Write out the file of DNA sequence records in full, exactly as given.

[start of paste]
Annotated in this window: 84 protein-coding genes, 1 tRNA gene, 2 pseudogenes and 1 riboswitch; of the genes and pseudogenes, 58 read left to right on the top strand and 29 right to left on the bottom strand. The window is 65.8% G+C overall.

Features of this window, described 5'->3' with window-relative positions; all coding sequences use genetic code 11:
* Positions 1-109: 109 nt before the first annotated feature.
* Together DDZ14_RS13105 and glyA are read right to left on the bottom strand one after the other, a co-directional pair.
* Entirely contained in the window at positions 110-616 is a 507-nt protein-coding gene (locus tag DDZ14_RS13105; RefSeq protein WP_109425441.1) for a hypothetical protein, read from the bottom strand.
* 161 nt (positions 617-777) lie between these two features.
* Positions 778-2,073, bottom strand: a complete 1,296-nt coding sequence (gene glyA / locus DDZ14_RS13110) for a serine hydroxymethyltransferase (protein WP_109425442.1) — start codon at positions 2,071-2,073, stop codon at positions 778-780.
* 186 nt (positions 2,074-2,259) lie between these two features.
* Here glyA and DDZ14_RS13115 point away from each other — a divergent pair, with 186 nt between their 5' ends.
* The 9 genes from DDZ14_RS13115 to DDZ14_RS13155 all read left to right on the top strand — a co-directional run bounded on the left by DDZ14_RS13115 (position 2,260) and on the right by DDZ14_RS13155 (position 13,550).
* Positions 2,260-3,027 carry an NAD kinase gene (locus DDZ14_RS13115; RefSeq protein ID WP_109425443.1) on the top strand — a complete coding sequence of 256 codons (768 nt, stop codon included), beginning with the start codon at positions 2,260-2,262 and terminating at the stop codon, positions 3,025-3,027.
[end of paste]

Annotated in this window: 84 protein-coding genes, 1 tRNA gene, 2 pseudogenes and 1 riboswitch; of the genes and pseudogenes, 58 read left to right on the top strand and 29 right to left on the bottom strand. The window is 65.8% G+C overall.

Features of this window, described 5'->3' with window-relative positions; all coding sequences use genetic code 11:
* Positions 1-109: 109 nt before the first annotated feature.
* Together DDZ14_RS13105 and glyA are read right to left on the bottom strand one after the other, a co-directional pair.
* Entirely contained in the window at positions 110-616 is a 507-nt protein-coding gene (locus tag DDZ14_RS13105; RefSeq protein WP_109425441.1) for a hypothetical protein, read from the bottom strand.
* 161 nt (positions 617-777) lie between these two features.
* Positions 778-2,073, bottom strand: a complete 1,296-nt coding sequence (gene glyA / locus DDZ14_RS13110) for a serine hydroxymethyltransferase (protein WP_109425442.1) — start codon at positions 2,071-2,073, stop codon at positions 778-780.
* 186 nt (positions 2,074-2,259) lie between these two features.
* Here glyA and DDZ14_RS13115 point away from each other — a divergent pair, with 186 nt between their 5' ends.
* The 9 genes from DDZ14_RS13115 to DDZ14_RS13155 all read left to right on the top strand — a co-directional run bounded on the left by DDZ14_RS13115 (position 2,260) and on the right by DDZ14_RS13155 (position 13,550).
* Positions 2,260-3,027 carry an NAD kinase gene (locus DDZ14_RS13115; RefSeq protein ID WP_109425443.1) on the top strand — a complete coding sequence of 256 codons (768 nt, stop codon included), beginning with the start codon at positions 2,260-2,262 and terminating at the stop codon, positions 3,025-3,027.